If that sounds mightily like the NYT, there is a key difference between the two organization that should be borne in mind (and which creates an additional problem where the BBC’s future is concerned). The clue to it is in the geographic modifier of each media’s nomenclature. The NYT, while a national paper, is ultimately a New York paper that is privately owned and speaks for New York.
The BBC, however, is the British Broadcasting Corporation, officially speaking for the country as a public service, and being paid to do so by British taxpayers—many of whom are losing patience with it, hence an online movement to Defund the BBC. This striking parallel with the Defund the Police movement in America is perhaps no coincidence; while Brits on the whole have far less concerns about the behaviour of British police compared to what’s happening in America, the BBC does police the news, in terms of what gets reported on, and in how much detail, etc.
One reason for increasing consternation about the BBC is a perception that it is adopting an unnecessarily negative stance in its reporting, especially when it comes to hot-button national issues; similar to the perception some Americans have about unnecessary America bashing by some American media. The NYT has been singled out for this with its controversial 1619 Project, a historical analysis of how slavery shaped American political, social and economic institutions.
More recently, CNN’s coverage of President Trump’s July 4 speech at Mount Rushmore raised some eyebrows, with a presenter making an introduction by saying the president would be “standing in front of a monument of two slave owners and on land wrestled away from Native Americans.”
“Even a few years ago it would have been unthinkable for a major network like CNN to have described Mount Rushmore in such nakedly hostile terms,” Douglas Murray wrote in an article for Spectator USA. “Not anymore. Today every element of the American past is up for grabs.”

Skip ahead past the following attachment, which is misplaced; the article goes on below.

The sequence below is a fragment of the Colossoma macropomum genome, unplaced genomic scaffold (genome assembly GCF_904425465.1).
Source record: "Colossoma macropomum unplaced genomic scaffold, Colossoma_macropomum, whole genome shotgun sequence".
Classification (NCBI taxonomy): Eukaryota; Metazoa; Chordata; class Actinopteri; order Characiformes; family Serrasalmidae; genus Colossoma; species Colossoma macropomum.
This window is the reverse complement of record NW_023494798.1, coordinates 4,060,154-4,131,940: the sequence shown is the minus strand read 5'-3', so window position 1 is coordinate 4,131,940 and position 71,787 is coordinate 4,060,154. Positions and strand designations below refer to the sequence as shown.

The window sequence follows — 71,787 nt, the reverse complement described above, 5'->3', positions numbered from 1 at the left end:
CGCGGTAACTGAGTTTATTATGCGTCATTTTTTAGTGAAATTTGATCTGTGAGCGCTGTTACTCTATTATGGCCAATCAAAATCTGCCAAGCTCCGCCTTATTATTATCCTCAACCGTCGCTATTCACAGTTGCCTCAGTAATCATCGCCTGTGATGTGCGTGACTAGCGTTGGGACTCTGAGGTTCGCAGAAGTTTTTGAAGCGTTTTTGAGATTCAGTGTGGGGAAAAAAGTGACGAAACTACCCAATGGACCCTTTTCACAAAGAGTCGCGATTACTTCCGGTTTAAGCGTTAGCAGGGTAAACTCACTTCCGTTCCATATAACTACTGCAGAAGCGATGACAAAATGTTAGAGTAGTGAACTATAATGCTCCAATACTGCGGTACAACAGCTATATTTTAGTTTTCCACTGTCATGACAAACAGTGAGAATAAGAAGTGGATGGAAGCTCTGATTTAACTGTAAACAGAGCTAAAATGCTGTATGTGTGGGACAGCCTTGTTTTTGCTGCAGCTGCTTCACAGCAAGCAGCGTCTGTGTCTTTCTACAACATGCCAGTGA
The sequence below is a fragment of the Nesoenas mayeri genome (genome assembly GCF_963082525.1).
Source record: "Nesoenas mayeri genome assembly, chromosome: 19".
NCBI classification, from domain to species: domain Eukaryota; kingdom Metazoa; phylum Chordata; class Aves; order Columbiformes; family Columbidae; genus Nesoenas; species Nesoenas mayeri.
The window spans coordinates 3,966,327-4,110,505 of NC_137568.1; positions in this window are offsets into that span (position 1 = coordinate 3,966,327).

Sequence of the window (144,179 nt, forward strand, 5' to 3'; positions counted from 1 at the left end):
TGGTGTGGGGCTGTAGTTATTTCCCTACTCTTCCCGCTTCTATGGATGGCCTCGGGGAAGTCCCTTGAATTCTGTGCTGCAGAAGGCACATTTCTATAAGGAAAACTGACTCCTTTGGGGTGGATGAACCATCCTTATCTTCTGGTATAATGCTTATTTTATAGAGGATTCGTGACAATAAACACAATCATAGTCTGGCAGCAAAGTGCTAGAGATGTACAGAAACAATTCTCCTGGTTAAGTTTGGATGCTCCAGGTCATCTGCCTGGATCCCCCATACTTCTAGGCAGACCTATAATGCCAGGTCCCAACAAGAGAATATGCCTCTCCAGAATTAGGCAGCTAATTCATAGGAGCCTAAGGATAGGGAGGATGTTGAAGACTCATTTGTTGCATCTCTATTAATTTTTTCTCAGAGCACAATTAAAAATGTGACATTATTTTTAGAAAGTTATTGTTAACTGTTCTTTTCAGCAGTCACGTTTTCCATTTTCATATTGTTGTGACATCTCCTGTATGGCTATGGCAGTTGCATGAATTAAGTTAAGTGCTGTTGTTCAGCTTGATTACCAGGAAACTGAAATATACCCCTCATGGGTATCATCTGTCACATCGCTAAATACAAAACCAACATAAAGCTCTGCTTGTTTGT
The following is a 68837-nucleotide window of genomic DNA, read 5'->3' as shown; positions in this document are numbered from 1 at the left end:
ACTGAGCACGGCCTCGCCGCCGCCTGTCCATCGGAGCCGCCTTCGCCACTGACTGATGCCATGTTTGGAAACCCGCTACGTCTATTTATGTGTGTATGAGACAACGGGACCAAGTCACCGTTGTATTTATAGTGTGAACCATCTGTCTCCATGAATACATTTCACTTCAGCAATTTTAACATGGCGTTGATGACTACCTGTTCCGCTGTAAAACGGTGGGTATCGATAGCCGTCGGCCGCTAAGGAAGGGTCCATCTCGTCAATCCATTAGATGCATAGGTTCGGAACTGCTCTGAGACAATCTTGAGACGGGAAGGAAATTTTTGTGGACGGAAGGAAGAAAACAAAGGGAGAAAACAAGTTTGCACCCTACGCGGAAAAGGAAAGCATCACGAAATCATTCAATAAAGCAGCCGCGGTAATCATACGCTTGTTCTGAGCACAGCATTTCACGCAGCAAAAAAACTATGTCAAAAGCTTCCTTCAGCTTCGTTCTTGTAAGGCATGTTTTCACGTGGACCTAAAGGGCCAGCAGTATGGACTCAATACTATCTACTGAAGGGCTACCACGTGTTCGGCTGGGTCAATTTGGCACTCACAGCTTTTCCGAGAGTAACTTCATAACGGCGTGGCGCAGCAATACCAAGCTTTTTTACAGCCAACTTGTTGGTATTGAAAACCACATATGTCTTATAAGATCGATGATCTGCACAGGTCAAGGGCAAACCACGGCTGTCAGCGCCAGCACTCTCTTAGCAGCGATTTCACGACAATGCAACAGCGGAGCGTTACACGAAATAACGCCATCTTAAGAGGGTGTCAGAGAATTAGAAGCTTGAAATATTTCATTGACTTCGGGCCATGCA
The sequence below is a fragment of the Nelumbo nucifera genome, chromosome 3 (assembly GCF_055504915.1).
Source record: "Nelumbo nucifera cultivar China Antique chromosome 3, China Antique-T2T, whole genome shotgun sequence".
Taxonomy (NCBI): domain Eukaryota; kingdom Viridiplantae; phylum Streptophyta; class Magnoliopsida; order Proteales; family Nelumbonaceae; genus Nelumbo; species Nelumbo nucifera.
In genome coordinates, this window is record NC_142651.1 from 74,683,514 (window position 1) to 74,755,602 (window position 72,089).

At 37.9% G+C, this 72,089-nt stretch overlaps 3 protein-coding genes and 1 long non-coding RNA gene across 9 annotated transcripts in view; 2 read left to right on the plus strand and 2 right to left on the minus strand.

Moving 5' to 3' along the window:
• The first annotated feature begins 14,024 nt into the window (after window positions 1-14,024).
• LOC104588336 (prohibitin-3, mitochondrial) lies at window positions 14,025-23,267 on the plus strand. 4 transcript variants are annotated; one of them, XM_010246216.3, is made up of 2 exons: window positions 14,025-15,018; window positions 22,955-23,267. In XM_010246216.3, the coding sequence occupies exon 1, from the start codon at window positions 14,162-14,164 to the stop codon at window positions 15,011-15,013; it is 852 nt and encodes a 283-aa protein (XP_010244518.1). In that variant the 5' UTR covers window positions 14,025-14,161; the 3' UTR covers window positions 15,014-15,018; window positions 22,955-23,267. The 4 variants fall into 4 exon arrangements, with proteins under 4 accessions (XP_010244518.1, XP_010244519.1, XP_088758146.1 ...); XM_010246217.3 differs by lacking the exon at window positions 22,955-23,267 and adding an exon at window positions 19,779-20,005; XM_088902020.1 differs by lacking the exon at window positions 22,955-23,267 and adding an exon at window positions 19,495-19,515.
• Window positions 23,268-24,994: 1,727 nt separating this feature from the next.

Many Brits feel a similar approach is being taken by the BBC in its parsing of the UK’s colonial past, the British Empire and the role of Winston Churchill during its coverage of the Black Lives Matter movement and the state of racism in the UK.
Mosey gives a small example of this dynamic at play in the BBC’s coverage regarding a statue in Shrewsbury city of Robert Clive, who played a pivotal role in the establishment of the British Empire in India. A local paper ran the following headline once it was decided the statue would stay: “Clive of India statue to remain in Shrewsbury after council vote.” The BBC went with this: “’Demoralising’ decision to keep ‘racist’ statue,” based on the comments of a protestor.
Regardless of one’s political leanings, both the U.S. and UK need both the NYT and BBC and all their decades of accrued institutional knowledge and skill to be applied to covering domestic affairs and the respective affairs of each nation. There is a lot going on in both countries that is important, and which has implications on either side of the Atlantic, and all this needs good journalism in overwatch.
But both institutions are in danger of missing an important requirement, and in doing so undermining themselves, perhaps fatally, which is, as Mosey identifies, the need to shift their organisational cultures to better reflect “the lives that are lived outside the metropolitan and social media echo chambers,” and thereby avoid falling into the trap of narrowing the range of permissible thought while “edging toward groupthink.”
Despite the so-called special relationship between the U.S. and UK continuing to appear on ever shakier ground, events in both countries since 2016 indicate that the significant symbiotic force that Cooke identified remains between the two and can also go both ways.
Hence when Mosey writes that “there is no obligation on BBC journalists to agree with Brexit voters,” he could just as easily be talking about NYT journalists in relation to Trump voters, with the relevance remaining, crucially, as Mosey goes on to note the important other side to that lack of obligation for BBC journalists.
“But they do need to understand the astonishing range of views in modern Britain and to respect the right to hold them,” Mosey says.
James Jeffrey is a freelance journalist and writer who splits his time between the U.S., the UK, and further afield, and writes for various international media. He previously served in Kosovo, Iraq, and Afghanistan with the British Army. He is finishing a book about his army experiences and the challenges of leaving the military and adjusting to a strange new civilian world. Follow him on Twitter @jrfjeffrey and Instagram james_rfj.